Using Stop Loss and Limiting Leverage In CFD Trading

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Managing risks is very important in CFD trading. In fact, it is considered the most important element for you to become a successful trader. It is more important to manage your risks in CFD because although you can possibly double your profit, you may also double your losses if your traders are not managed pretty well.

A lot of traders think that options trading is the riskiest trading form. It is, actually, at the very least because you can expose your entire trading account into a long-shot bet. Trading CFDs also has the potential to do this as well. In CFD, you can actually lose more than the amount you invested and wipe off your account.

The Use of Stop Loss Orders in CFD Trading

Stop-loss order is being used to mitigate the risks in other forms of trading. But with the higher risks that trading CFDs has to offer, it is even more essential to use these risk management tools. Since leverage is involved in trading, you may actually lose before even getting close to your desired profits. A piece of good trading advice would always involve the use of stops every time you trade.

Those who are not very familiar with trading, they would choose to ultimately dial down their leverage to avoid all the possible negative effects of trading. Although you surely can do this, you may also want to mitigate the risks by using stop-loss orders.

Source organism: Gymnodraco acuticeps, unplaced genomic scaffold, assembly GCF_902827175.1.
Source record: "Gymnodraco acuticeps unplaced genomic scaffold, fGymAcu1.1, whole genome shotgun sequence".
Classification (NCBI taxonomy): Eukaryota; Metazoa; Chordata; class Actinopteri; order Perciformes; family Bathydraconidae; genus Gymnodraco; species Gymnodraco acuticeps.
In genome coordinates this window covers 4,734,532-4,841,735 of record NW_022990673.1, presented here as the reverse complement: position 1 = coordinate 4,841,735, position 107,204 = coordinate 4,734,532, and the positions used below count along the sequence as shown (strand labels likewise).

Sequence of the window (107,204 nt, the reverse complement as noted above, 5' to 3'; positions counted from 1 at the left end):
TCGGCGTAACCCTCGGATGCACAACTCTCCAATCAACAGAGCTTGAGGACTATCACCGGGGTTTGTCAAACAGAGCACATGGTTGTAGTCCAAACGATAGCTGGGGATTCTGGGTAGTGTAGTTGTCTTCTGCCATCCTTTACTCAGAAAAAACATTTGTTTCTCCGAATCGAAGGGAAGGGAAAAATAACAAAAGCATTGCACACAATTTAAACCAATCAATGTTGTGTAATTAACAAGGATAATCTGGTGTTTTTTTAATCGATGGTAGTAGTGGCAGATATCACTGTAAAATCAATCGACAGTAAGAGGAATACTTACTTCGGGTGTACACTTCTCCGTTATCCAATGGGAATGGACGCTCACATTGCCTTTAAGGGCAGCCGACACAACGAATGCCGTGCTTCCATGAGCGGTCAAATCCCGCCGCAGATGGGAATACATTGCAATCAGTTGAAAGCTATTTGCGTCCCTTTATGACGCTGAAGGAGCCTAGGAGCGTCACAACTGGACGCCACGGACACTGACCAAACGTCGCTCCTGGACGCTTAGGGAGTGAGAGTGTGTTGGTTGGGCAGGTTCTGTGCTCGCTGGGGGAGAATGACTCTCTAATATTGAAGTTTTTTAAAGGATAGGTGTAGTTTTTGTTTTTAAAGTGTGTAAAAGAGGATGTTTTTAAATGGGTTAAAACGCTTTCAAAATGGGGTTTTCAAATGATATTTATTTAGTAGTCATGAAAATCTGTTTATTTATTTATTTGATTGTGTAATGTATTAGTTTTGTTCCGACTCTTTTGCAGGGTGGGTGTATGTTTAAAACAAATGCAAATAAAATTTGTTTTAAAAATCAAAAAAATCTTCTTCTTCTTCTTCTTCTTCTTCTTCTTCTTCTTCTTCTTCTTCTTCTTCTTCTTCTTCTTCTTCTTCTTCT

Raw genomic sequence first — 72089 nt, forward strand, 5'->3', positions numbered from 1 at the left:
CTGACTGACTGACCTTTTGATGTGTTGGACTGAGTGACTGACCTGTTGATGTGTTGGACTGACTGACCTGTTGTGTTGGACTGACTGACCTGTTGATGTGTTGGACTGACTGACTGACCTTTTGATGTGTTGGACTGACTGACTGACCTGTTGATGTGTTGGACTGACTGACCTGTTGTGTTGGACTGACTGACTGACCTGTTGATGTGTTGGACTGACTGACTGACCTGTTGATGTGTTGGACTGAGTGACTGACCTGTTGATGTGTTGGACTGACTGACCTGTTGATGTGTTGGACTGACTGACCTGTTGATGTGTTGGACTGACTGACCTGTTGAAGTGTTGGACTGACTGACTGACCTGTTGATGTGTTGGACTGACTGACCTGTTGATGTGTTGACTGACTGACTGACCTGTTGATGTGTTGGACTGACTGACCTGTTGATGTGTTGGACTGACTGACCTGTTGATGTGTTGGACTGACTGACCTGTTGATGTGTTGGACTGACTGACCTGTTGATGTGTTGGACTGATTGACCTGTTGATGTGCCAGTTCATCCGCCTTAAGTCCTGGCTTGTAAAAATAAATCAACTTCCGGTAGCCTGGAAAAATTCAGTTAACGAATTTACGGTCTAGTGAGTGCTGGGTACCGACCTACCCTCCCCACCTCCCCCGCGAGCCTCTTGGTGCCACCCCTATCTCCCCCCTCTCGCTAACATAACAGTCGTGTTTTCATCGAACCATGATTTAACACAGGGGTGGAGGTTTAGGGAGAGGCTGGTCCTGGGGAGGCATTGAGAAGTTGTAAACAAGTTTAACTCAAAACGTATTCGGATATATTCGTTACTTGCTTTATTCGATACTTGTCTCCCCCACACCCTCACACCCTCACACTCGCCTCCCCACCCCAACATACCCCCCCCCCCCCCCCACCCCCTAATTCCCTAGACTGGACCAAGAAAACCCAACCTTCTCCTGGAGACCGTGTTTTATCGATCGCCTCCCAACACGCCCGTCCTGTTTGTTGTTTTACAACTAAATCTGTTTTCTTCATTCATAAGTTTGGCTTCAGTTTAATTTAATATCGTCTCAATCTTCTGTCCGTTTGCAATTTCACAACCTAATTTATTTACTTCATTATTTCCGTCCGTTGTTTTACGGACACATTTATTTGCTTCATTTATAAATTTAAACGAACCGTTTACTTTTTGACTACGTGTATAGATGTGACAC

Before you enter a trade, you do have the power to specify how much you are willing to lose in one trade by using a stop-loss order. It is important to use stop-loss orders in any trade and even in a much longer investment term. This will not just limit the amount that you may lose but also, set a price where a trade won’t be desirable to enter.

Having a clear exit plan is very important as much as an entry plan so you can avoid being hurt ultimately. A stop loss is placed at the maximum loss that you are prepared to have after executing an order.

Managing CFD Risk with Position Sizing

In CFD, just like the case of other forms of margin trading, a trader can control their risk exposure if you take into consideration your position sizing. If you have 10,000 in your account and the leverage ratio is 100:1, you can easily choose the amount that you want for leverage. In this case, if you want to trade 10:1 leverage, you can trade the $1,000 and reserve the remaining $9,000. This percentage of leverage is possible with the trader’s desire.

Most traders are not very familiar with this strategy as they may always go to the maximum limit of their leverage. Then they end up in an undesirable position because they only expose themselves to too many trading risks.

Therefore, using the most leverage that you can obtain isn’t always a good decision and might result in problems later on. Your leverage ratio must always fit your CFD trading strategy